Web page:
Verified purchase: Yes | Condition: pre-owned | Sold by: thegodofgaming
Collectors and Nostalgia-holics only!
The Gameboy Color portable... The Nintendo Gameboy was, by far, the most popular of any handheld console at the time. The Gameboy Color marked a turning point for the console, ushering in an era of full-color gaming for Nintendo. Far from the first (color handhelds had been out since the release of the original Gameboy), it featured a very disappointingly difficult to see, transflective LCD screen. If you were not directly lighting the screen, it was uselessly dark and hard to see. The choice by Nintendo to stay with a very primitive screen technology was not without it's reasons, however. In addition to being vastly cheaper to produce, it also allowed a much more simple LCD section, negating bulky CCFL lights, reflectors, polarizers, and the bulky inverter circuitry to drive the lighting. This is the reason that all the color, backlit portables (Sega's Gamegear, Nomad, Atari's Lynx mk1 and mk2, and NEC's TurboExpress) required more batteries, of which only lasted about 10 hours at best, and added substantial weight, in addition to the bulky LCD lighting components. Nintendo's LCD choice allowed the console to run for at least 30 hours on fresh batteries, made the console small enough to fit in your pocket, and kept costs down. Nearly 20 years later, since its release, the screen technology does NOT hold up to modern standards. With bight, beautiful and calibrated cell-phone screens everywhere, the dismal, slow, transflective screen of the Gameboy color just... sucks. Get a frontlight! Speaking of backlights/frontlights... There's a good technical reason that backlight kits aren't more popular for these: It's because, since the LCD is transflective, the light is reduced/colorized/polarized going into the LCD, and it is done AGAIN when the light comes from the reflector. In other words, if you backlight one of these, the colors will only be at 50% of their potential saturation. Due to the glare of frontlight/lightguide kits, and the dramatic increase of the relative black level, they are equally washed-out and difficult to see. Why some Chinese company has not cashed in on a substantial market of modders and collectors, and made either an OLED or an IPS-based panel for these, as well as the Pocket/original, is beyond me. I mean, you can find higher-resolution, larger panels for under $10 on eBay; none of them would feasibly work on here, due to mechanical differences. Overall, if you're a nostalgic collector looking for original, actual hardware to play your games on, you need one of these. If you just want to play some classic games, get a Gameboy Advance SP AGS-101, or an original AGB-001 with a modded, backlit screen (they were transflective junk, originally). Protip: when you first power-on the console, if you're playing a non-color game, hold LEFT and B, then flick the power switch ON; it'll put the console into monochrome mode. This also works on the Gameboy Advance/SP. There are many, many more button combos to change the pallet of mono games in the GBC.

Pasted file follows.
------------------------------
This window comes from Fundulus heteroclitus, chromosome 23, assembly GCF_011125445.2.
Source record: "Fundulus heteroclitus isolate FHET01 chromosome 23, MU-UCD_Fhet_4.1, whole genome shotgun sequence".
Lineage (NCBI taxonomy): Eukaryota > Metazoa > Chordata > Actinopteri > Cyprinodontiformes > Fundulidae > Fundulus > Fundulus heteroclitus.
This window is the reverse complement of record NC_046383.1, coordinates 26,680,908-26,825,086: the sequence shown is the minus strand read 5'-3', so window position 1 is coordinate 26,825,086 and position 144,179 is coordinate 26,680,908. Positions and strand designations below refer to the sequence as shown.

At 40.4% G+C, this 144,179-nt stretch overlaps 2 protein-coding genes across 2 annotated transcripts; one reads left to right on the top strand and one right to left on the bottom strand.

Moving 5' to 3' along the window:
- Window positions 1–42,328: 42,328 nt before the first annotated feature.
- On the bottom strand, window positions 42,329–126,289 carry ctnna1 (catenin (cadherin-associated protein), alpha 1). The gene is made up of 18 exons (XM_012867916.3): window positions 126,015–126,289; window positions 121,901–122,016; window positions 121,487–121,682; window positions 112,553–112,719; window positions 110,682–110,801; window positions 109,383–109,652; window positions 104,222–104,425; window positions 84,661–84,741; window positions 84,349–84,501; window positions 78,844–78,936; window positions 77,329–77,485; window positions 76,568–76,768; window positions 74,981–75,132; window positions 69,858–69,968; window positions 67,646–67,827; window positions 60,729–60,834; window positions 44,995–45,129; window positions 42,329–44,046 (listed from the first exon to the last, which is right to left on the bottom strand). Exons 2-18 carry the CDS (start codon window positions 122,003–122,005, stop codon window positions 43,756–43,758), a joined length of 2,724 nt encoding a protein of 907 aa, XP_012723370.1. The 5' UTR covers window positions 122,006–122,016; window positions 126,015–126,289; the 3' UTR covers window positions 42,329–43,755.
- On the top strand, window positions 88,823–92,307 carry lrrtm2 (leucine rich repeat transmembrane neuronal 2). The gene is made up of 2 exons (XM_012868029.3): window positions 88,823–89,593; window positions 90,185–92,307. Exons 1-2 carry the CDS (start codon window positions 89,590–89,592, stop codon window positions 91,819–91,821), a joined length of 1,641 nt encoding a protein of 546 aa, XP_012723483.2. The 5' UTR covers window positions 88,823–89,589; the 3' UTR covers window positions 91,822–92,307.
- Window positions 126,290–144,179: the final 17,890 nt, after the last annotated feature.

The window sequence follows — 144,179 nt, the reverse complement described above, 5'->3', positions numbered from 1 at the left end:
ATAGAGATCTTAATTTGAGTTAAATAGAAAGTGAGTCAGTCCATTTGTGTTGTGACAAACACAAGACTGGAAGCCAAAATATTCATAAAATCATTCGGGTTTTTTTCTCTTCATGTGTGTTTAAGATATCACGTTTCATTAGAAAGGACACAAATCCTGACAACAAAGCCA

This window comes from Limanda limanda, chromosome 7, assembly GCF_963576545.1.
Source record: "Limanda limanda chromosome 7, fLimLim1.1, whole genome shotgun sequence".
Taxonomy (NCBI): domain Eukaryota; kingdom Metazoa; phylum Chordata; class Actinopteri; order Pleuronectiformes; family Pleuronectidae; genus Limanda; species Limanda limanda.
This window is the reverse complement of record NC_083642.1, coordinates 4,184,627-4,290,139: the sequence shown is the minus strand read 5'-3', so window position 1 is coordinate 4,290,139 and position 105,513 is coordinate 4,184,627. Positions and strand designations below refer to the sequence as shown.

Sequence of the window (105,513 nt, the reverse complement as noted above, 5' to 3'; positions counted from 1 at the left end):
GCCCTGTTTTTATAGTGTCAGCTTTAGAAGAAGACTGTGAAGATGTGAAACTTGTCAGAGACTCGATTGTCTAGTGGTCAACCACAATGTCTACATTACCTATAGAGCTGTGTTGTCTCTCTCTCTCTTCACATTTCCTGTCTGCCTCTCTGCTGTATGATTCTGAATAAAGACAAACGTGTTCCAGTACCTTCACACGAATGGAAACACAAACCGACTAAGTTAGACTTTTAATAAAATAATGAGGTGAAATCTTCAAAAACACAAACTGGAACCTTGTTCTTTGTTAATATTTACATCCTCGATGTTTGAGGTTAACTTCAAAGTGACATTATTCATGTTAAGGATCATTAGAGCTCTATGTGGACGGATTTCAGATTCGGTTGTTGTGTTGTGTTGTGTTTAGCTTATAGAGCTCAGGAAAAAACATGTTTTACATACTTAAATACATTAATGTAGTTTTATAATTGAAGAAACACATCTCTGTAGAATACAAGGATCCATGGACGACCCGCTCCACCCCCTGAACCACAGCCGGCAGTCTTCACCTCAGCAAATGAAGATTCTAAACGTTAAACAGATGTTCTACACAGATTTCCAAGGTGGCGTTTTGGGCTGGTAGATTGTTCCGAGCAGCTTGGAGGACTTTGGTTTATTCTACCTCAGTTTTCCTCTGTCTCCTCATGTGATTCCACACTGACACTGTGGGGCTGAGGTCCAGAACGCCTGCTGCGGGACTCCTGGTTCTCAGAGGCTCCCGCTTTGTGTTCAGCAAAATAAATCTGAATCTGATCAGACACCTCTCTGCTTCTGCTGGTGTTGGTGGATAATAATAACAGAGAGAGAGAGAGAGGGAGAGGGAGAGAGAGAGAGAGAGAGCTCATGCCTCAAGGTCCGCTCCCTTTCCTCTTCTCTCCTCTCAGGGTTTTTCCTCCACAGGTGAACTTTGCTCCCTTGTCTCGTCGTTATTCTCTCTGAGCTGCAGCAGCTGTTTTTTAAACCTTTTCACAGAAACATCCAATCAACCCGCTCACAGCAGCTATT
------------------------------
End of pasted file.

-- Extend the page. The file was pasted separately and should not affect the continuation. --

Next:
Very painful for your eyes: go with GBA SP, preferably AGS-101 model.
A very good system with an extremly large library of games. It's comfortable to hold in your hands, it can use rechargeable batteries, so you don't need to bother about a built-in battery to lose its capacity. But there is one big issue: the screen is NOT backlit. If there is no good light in the place you play it - you don't see anything. There are some workarounds, but none of them gets it right. So your eyes can get EXTREMELY tired while playing a Game Boy Color, even with good lighting. Since Game Boy Advance SP has got a frontlight (and I personally recommend a backlit AGS-101 model) and it supports the whole library of Game Boy and Game Boy Color games, think twice before buying this one, you may better go with GBA SP instead (original GBA has got the same issue with its screen: some people say it's even more problematic). But otherwise, this model is a very good collector's item.
Bought this product the other week as I am a huge gaming fan, growing up in the 80s when it all started and 90s when GB Color was released it was very cool to be able to get my hands on a piece of gaming history. The quality is superb and well done, the backlit Mod is well executed, overall counsel condition of this handheld was near mint!! Would never know it wasn't just taken out of its box! Being able to play GB Color in the dark is huge!
Verified purchase: Yes | Condition: pre-owned | Sold by: thegodofgaming
The good old days of gaming on the go.
The Game Boy Color goes without speaking it has great battery life, a great selection of games spanning over 10 years and superb reliability. It's really hard to review something like this because without games it has no function but I prefer original systems rather than what goes on today.